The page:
By the end of the decade, some 3.3 billion Internet-connected devices (IoT devices) will be trading money and data directly, a new report from telecommunications consultants STL Partners claims.
That’s up from 88 million devices next year, representing a 3750% increase in roughly six years, or “meteoric growth”, as the report’s authors put it.
The practice is being dubbed the Economy of Things (EoT). This subset of IoT, the researchers claim, will make up more than 10% of the overall IoT market and will experience a compound annual growth rate (CAGR) of 68%.
Cars and charging stations trading data and money
While all kinds of internet-connected devices will make up EoT, the majority of the data is expected to come from connected vehicles, the report further states.
The logic behind the forecast is that vehicle telematics is “relatively mature” already, and that the data connected by vehicles is valuable for others in the ecosystem. Explaining how EoT might work in the automotive industry, the researchers state that connected vehicles could communicate and coordinate with charging points, parking space sensors, and traffic lights, directly via EoT.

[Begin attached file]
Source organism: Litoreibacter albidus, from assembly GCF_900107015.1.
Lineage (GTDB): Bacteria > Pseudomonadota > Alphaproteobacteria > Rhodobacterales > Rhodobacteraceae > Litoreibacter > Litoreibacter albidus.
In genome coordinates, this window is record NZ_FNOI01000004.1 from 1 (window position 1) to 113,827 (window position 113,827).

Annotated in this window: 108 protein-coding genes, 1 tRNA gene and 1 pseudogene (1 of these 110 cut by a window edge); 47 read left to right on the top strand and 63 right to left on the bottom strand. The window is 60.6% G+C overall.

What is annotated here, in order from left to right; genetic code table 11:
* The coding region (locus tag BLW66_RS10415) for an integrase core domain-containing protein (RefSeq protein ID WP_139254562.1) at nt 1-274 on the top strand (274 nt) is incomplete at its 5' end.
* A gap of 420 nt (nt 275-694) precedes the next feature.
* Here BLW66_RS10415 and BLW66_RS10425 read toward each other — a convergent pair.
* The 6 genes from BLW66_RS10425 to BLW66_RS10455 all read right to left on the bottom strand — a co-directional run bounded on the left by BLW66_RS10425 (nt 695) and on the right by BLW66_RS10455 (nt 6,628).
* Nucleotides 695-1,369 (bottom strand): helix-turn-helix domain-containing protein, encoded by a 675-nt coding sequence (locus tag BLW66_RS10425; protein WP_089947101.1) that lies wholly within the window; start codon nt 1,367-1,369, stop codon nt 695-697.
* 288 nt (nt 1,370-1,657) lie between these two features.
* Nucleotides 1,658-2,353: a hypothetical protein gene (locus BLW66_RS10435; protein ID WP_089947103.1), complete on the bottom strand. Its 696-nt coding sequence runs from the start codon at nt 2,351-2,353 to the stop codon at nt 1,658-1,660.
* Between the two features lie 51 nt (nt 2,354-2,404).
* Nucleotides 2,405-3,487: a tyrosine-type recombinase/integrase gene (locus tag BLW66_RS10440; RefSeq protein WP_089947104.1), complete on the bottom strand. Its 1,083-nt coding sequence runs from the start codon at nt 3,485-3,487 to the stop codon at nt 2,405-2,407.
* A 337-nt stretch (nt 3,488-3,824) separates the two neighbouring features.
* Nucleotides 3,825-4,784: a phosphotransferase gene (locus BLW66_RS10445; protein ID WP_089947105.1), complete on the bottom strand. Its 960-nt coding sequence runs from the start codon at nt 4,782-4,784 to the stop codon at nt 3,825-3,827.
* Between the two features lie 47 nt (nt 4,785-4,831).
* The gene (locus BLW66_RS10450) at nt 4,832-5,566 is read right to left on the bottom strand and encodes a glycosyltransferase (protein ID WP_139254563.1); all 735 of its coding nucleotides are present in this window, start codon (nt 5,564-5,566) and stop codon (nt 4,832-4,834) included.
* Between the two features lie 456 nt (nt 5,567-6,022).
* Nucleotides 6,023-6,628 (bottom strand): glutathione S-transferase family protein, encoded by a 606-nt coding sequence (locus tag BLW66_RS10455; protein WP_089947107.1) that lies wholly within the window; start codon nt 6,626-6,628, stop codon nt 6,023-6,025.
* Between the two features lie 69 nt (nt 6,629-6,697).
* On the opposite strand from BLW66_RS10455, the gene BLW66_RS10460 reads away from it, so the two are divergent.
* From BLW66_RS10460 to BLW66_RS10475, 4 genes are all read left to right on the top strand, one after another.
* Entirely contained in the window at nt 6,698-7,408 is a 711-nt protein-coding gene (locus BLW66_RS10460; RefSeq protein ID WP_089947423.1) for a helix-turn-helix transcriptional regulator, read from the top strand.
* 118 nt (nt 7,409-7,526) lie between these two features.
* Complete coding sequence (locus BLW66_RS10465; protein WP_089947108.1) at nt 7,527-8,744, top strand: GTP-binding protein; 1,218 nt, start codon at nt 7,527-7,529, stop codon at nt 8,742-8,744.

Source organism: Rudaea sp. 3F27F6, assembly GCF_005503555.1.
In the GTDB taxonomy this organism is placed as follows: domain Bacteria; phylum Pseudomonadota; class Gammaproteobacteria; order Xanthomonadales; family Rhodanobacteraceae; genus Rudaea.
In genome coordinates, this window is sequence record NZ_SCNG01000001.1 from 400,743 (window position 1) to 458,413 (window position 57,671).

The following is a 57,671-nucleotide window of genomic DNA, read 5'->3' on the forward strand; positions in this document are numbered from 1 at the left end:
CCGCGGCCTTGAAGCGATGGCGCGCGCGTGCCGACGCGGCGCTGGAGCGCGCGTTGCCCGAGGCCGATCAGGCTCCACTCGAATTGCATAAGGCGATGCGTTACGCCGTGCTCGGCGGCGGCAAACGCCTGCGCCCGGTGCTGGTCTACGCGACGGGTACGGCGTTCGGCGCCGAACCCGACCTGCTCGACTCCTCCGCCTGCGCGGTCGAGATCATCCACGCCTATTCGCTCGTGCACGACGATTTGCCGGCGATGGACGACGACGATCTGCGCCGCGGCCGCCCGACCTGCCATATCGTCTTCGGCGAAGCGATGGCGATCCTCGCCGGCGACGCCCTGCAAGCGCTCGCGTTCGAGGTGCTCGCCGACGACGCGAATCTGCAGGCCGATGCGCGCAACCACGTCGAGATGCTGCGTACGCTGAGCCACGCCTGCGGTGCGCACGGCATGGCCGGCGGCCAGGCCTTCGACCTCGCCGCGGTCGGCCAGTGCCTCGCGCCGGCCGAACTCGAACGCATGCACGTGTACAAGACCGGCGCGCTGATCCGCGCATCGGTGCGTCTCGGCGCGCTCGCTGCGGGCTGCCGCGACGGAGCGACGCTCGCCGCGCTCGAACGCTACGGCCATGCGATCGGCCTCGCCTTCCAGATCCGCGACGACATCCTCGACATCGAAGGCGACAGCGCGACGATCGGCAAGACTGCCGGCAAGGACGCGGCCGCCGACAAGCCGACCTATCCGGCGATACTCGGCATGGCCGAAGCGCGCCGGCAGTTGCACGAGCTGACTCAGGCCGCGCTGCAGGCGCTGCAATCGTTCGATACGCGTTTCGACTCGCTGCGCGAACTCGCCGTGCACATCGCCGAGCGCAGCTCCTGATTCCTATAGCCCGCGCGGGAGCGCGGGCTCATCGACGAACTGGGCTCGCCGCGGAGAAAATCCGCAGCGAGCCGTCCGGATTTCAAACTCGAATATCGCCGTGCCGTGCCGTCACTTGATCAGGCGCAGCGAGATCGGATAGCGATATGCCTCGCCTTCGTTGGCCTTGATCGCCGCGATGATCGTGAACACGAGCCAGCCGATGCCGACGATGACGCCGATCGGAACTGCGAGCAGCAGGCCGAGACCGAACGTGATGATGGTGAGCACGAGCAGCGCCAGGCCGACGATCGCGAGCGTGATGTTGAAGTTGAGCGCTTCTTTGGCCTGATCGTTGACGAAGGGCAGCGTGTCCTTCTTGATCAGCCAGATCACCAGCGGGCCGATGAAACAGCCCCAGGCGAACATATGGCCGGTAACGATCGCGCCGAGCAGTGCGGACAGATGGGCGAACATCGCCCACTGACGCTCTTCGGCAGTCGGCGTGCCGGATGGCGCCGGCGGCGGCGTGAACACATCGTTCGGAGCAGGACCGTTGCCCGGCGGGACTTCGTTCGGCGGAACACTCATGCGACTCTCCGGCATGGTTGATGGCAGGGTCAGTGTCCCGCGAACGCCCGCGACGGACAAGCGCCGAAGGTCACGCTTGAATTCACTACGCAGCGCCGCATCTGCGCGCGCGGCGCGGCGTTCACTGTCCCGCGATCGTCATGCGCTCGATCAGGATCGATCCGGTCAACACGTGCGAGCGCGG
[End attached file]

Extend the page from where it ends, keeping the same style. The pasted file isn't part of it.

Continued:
Furthermore, STL Partners anticipates more than 1.2 billion EoT-enabled smart grid devices by 2030, which is 40% of the total opportunity forecast, as well as 700 million supply chain devices. In this segment of the industry, AI-powered tools can analyze IoT-generated data to predict surges in demand for energy, and sell spare capacity back to the grid.
Vodafone is among the organizations that anticipate the growth of the EoT market, and to that end has built an EoT platform last year called Digital Asset Broker.
Other companies with an eye on the rising EoT sector include banks and financial organizations. Mark Williamson, Global Head of FX Partnerships & Propositions, HSBC, said “there are so many opportunities with the EoT so it is important to think about where it will progress fast in its first stages. There is a lot of interest and penetration in the motoring and EV worlds, and this will be a key starting point.”
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Sead is a seasoned freelance journalist based in Sarajevo, Bosnia and Herzegovina. He writes about IT (cloud, IoT, 5G, VPN) and cybersecurity (ransomware, data breaches, laws and regulations). In his career, spanning more than a decade, he’s written for numerous media outlets, including Al Jazeera Balkans. He’s also held several modules on content writing for Represent Communications.